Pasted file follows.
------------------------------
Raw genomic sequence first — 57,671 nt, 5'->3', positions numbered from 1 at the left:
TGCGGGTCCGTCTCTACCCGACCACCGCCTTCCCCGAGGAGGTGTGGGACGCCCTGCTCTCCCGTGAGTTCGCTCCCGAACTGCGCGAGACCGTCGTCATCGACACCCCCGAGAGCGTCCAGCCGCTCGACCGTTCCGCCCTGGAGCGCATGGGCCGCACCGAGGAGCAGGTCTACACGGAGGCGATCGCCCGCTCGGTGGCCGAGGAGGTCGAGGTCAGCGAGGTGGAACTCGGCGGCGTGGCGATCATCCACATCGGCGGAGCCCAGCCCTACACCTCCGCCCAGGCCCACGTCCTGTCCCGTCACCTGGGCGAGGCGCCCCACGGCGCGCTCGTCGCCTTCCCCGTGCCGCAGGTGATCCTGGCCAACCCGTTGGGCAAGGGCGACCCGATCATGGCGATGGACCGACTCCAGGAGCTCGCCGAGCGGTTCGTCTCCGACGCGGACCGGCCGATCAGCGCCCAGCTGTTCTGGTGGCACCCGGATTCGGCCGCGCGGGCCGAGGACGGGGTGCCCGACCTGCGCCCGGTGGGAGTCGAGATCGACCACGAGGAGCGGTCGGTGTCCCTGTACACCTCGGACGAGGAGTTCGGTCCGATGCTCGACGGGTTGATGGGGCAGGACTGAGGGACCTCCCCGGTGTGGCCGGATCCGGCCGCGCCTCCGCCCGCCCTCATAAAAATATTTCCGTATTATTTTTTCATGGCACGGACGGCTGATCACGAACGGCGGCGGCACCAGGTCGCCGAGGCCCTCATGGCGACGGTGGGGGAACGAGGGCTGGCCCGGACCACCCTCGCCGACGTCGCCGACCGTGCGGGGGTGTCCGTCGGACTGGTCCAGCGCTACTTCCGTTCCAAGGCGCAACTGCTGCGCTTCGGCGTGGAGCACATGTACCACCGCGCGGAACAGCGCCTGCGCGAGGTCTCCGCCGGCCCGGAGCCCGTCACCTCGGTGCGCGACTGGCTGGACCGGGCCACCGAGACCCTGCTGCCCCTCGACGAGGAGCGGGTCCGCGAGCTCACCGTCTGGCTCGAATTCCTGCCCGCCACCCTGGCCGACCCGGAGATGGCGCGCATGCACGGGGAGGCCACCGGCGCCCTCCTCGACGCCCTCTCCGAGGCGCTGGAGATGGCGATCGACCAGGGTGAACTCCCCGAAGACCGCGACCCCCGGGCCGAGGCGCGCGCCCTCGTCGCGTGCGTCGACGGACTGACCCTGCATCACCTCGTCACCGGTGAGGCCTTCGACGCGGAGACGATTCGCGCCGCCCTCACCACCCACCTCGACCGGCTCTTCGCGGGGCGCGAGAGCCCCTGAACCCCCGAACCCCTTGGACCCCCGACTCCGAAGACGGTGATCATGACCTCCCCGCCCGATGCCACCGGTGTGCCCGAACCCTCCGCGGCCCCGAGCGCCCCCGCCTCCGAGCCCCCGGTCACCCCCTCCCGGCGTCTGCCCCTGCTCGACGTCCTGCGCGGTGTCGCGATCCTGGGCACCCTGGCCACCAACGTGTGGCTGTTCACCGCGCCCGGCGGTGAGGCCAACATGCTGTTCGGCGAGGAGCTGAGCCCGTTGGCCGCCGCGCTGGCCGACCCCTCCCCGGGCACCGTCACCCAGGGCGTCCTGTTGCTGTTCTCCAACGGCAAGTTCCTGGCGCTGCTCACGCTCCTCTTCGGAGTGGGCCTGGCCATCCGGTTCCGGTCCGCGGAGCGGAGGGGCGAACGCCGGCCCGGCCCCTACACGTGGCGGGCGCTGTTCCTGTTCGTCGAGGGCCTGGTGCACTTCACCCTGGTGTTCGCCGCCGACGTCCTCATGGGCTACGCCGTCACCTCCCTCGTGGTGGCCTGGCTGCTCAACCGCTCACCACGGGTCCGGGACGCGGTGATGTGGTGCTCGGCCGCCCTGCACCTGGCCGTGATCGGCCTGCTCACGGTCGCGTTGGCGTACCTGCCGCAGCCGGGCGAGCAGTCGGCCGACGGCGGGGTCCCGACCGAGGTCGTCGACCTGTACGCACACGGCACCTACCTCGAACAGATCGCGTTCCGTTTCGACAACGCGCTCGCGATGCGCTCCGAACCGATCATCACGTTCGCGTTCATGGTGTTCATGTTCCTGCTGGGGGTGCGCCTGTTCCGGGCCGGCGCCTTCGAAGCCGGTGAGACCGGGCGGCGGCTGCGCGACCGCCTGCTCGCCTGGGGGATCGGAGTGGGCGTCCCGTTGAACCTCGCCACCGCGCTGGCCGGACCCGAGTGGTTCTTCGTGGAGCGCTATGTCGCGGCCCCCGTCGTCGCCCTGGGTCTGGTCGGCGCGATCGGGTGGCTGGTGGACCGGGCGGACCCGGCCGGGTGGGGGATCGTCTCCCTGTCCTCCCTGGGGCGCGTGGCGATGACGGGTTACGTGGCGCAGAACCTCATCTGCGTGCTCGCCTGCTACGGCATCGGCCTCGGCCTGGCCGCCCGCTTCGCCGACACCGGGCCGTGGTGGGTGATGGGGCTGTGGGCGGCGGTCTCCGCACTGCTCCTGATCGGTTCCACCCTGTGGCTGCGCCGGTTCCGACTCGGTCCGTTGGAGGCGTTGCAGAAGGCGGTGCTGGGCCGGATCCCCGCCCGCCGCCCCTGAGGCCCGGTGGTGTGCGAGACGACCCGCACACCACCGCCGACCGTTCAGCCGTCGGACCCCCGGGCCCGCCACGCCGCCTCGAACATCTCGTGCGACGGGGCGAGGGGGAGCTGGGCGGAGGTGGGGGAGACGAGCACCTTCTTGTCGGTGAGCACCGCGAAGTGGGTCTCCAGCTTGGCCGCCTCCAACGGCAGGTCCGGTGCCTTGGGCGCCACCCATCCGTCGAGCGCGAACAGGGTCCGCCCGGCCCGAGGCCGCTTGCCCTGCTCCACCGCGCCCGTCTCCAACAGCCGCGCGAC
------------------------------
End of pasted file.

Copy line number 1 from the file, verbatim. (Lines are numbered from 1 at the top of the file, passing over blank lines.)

Raw genomic sequence first — 57,671 nt, 5'->3', positions numbered from 1 at the left: